policy of the Union party is to effect a peaceable change in the views of the inhabitants of the State, and that object they intend to accomplish, to a great extent, through the agency of the press and ballot-box. I think I am authorized in saying that, in the opinion of the leading men of the Union party, a few thousand dollars employed in the support of newspapers, in different parts of the State, would in a short time effect a complete revolution in public sentiment. It is in this way, and in this way only, they intend to carry out their views.
Under present circumstances, my only course appears to be to embark the troops as directed in instructions from the headquarters of the Army, under date of the 12th ultimo.* One transport, carrying nearly six hundred officers and men, has already left for New York, and another, with about an equal number of persons, will soon sail. The officer in command of the first transport has been directed to leave two companies of the First Infantry at Key West.
The funds and artillery referred to in the letter from the General-in-Chief not, under present circumstances, be wanted. I deem it proper to state that the communication from the General-in-Chief of the 19th ultimo, and also the duplicate of the same, were opened at Indianola by Captain King, First Infantry, and at Green Lake by Bvt. Major L. Smith, Eighth Infantry, and I fear that other persons were made acquainted with their contents. I immediately wrote to Major Smith to take measures to prevent a knowledge of these instructions being made public. Captain King sailed in the first transport for New York.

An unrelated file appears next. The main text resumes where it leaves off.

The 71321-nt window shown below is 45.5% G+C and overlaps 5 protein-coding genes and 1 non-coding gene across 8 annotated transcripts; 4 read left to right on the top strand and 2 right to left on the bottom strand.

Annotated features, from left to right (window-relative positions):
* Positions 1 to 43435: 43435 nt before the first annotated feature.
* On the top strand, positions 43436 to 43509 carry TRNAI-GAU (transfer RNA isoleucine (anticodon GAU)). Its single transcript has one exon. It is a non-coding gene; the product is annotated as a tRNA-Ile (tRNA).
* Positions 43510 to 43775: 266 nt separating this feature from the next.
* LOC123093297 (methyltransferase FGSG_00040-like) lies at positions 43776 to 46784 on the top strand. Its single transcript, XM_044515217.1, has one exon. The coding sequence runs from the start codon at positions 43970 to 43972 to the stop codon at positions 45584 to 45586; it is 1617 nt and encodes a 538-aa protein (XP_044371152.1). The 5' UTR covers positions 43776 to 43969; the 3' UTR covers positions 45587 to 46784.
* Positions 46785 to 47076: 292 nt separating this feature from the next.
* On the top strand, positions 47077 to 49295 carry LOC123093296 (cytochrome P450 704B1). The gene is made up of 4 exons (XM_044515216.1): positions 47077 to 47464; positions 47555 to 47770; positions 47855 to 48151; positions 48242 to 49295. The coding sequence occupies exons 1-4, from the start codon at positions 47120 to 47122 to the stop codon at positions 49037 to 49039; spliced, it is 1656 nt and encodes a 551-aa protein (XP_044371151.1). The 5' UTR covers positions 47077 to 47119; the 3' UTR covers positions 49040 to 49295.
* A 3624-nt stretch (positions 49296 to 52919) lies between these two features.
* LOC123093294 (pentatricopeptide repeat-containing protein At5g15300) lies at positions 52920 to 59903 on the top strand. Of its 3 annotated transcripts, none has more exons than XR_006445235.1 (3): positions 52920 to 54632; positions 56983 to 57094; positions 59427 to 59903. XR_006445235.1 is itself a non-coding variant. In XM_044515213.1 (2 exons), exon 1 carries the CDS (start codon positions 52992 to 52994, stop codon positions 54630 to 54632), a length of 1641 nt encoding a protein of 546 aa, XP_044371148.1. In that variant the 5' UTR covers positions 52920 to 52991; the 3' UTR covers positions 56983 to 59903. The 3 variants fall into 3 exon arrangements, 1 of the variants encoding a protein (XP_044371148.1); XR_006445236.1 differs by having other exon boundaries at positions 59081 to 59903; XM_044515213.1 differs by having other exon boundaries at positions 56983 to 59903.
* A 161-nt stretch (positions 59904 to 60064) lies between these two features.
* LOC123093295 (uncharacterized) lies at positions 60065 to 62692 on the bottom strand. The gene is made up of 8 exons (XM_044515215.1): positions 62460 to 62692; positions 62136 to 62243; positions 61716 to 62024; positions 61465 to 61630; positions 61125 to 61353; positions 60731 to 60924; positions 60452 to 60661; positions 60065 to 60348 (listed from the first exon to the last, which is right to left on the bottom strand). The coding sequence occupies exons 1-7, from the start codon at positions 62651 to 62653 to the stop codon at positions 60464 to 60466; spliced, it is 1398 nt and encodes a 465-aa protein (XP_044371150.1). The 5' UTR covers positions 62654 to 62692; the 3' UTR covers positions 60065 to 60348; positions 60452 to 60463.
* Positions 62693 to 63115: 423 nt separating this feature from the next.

I am, sir, very respectfully, your obedient servant,
C. A. WAITE,
Colonel, U. S. Army, Commanding the Department.
To the ASSISTANT ADJUTANT-GENERAL,
Headquarters of the Army, Washington, D. C.
P. S.-My headquarters will remain at San Antonio until the arrival of all the troops from the interior.
C. A. W.
AUSTIN, March 29, 1861.
DEAR SIR: I have received intelligence that you have, or will soon receive, orders to concentrate United States troops under your command at Indianola, in this State, to sustain me in the exercise of my official functions. Allow me most respectfully to decline any such assistance of the United States Government, and to most earnestly protest against the concentration of troops or fortifications in Texas, and request that you remove all such troops out of this State at the earliest day practicable, or, at any rate, by all means take no action towards hostile movements till further ordered by the Government at Washington City, or particularly of Texas.
Colonel WAITE, U. S. Army, San Antonio, Texas.
AUSTIN, March 29, 1861.
SIR: I have reached Texas as confidential messenger of the administration to the governor of the State. Lieutenant-General Scott, by
* See "Correspondence and Orders, etc.," p.598.